California sues EPA over weakening of clean water rules [San Francisco Chronicle]
The bitter fight between state regulators and the Trump administration over clean water intensified Friday when California Attorney General Xavier Becerra and several other states sued the federal government for eliminating Obama-era protections for wetlands and streams across the country….The Trump administration announced in September that it would withdraw the Waters of the United States rule, known as WOTUS, making it easier for farmers, builders and industry executives to develop land at the headwaters of rivers, creeks and some navigable waters….The Obama rule infuriated the business community, which feared having to seek costly permits for even small projects like building a barn on land next to a protected pond or slough.
Kern River water is at the center of another legal battle [Bakersfield Californian]
The relative lull in lawsuits over Kern River water was broken Dec. 11 when Rosedale-Rio Bravo Water Storage District filed a complaint against the city of Bakersfield….But the reason for the fight can be summed up in a single acronym — SGMA….So, Rosedale, as well as Bakersfield and every other GSA, is anxiously counting its supplies in order to show the smallest deficit possible in their groundwater sustainability plans. The stakes are high. The size of a GSA’s deficit can mean the difference between farming as usual and having to take thousands of acres out of production. For valley cities, groundwater supplies equal continued growth.
Delta smelt: the tiny fish caught in California’s war with Trump [The Guardian]
…For conservationists and ecologists like Durand, the delta smelt are harbingers, their diminishing numbers a signal that the delta’s ecosystem is dangerously close to collapse. For California farmers with thousands of acres to irrigate and millions of dollars on the lines, the smelt are in the way – the state listed the species as endangered in 2009, and in effect constrained how much water can be pulled from the delta. Now, the creatures caught in the crossfire of the state’s water wars have all but disappeared, and biologists worry that newly empowered forces within the Trump administration could usher them into oblivion.
Young salmon get a new home near Sacramento River [Redding Record Searchlight]
Over the next few months, thousands of young salmon will be moving into Anderson River Park. Fisheries officials recently completed work building a channel that flows nearly a mile through the undeveloped portion of the park near the Sacramento River….Federal and state fisheries officials hope the channel becomes a “fish nursery” where young salmon, trout and steelhead are safe from predators, said Mike Cook, regional director for River Partners, a nonprofit group that works with federal and state agencies to restore wetlands and fish habitat.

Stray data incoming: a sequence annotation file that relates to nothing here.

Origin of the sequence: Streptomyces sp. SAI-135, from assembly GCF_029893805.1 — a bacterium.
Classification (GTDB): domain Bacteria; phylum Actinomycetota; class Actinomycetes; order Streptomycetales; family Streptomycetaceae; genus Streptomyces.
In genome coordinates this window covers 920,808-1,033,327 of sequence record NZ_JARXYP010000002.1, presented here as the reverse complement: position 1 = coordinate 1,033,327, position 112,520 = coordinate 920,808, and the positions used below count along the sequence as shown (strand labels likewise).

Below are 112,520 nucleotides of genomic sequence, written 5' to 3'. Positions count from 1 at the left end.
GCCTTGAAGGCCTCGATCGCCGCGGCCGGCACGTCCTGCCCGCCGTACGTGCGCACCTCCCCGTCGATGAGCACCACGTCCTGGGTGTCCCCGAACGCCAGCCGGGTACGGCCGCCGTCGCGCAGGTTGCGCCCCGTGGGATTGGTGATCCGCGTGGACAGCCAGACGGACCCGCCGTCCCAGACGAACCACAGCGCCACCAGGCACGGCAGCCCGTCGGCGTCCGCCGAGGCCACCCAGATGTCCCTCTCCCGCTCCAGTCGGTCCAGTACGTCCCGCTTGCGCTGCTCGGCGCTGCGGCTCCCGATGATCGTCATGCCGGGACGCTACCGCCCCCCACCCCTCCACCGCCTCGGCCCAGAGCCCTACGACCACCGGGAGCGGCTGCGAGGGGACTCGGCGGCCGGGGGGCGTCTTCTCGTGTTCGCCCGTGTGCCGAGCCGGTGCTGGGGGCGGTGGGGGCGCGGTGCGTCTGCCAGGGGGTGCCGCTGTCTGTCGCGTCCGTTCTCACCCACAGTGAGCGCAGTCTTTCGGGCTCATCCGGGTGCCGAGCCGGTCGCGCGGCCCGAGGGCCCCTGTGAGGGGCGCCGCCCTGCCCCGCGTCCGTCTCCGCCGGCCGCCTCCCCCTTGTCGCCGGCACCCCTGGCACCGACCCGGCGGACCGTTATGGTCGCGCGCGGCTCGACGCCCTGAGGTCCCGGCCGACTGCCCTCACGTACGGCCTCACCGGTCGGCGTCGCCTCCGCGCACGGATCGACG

Sierra sees best start to the snow pack since 2010 [San Francisco Chronicle]
With nonstop storms barreling across the Sierra Nevada and Cascade ranges since Thanksgiving week, the snowpack is off to a healthy start. As of yesterday, the snowpack was 109 percent of average for this time of year, and 30 percent of the April 1 average….Last year, the snowpack was 82 percent of average on Dec. 19, and in 2017 it was 37 percent of normal. The last time the percentage was similar was in 2012 with 94 percent on Dec. 2019. The last time it was higher was in 2010 when the snowpack saw an especially impressive start at 169 percent of normal.
U.S. government says verdict in Bayer’s Roundup case should be reversed [Reuters]
The U.S. Environmental Protection Agency and the Justice Department said a federal appeals court should reverse a lower court verdict finding Bayer AG liable in the case of a California man who blamed its Roundup weed killer for his cancer. The government said in a friend of the court brief filed on Friday that glyphosate, the weed killer’s active ingredient, is not a carcinogen and as a result a warning on the label was not required as California state law demands. The backing by the EPA and Justice Department comes days after Bayer asked a U.S. federal appeals court to throw out a $25 million judgment it was ordered to pay Edwin Hardeman. Bayer had denied its Roundup weed killer causes cancer.